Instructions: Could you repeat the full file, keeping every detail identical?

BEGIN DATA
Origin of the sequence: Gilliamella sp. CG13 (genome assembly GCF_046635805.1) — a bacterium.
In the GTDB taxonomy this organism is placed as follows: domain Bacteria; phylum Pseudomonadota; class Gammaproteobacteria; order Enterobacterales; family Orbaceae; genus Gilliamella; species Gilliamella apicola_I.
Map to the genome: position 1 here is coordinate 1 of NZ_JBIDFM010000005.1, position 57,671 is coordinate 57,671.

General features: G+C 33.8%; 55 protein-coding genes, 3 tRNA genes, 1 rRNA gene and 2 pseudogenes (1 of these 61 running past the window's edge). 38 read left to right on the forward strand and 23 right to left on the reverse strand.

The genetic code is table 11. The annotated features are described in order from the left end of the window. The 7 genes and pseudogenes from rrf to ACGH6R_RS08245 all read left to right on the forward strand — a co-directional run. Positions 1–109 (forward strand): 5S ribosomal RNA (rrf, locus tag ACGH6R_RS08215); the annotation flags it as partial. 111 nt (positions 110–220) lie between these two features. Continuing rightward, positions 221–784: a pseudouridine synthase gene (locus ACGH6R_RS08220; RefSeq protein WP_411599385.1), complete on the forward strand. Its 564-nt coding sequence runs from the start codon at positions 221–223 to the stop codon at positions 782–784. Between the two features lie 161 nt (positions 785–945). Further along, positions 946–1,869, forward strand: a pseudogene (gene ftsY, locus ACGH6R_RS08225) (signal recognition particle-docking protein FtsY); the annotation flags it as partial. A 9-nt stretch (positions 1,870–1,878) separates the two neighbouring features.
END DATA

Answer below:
Origin of the sequence: Gilliamella sp. CG13 (genome assembly GCF_046635805.1) — a bacterium.
In the GTDB taxonomy this organism is placed as follows: domain Bacteria; phylum Pseudomonadota; class Gammaproteobacteria; order Enterobacterales; family Orbaceae; genus Gilliamella; species Gilliamella apicola_I.
Map to the genome: position 1 here is coordinate 1 of NZ_JBIDFM010000005.1, position 57,671 is coordinate 57,671.

General features: G+C 33.8%; 55 protein-coding genes, 3 tRNA genes, 1 rRNA gene and 2 pseudogenes (1 of these 61 running past the window's edge). 38 read left to right on the forward strand and 23 right to left on the reverse strand.

The genetic code is table 11. The annotated features are described in order from the left end of the window. The 7 genes and pseudogenes from rrf to ACGH6R_RS08245 all read left to right on the forward strand — a co-directional run. Positions 1–109 (forward strand): 5S ribosomal RNA (rrf, locus tag ACGH6R_RS08215); the annotation flags it as partial. 111 nt (positions 110–220) lie between these two features. Continuing rightward, positions 221–784: a pseudouridine synthase gene (locus ACGH6R_RS08220; RefSeq protein WP_411599385.1), complete on the forward strand. Its 564-nt coding sequence runs from the start codon at positions 221–223 to the stop codon at positions 782–784. Between the two features lie 161 nt (positions 785–945). Further along, positions 946–1,869, forward strand: a pseudogene (gene ftsY, locus ACGH6R_RS08225) (signal recognition particle-docking protein FtsY); the annotation flags it as partial. A 9-nt stretch (positions 1,870–1,878) separates the two neighbouring features.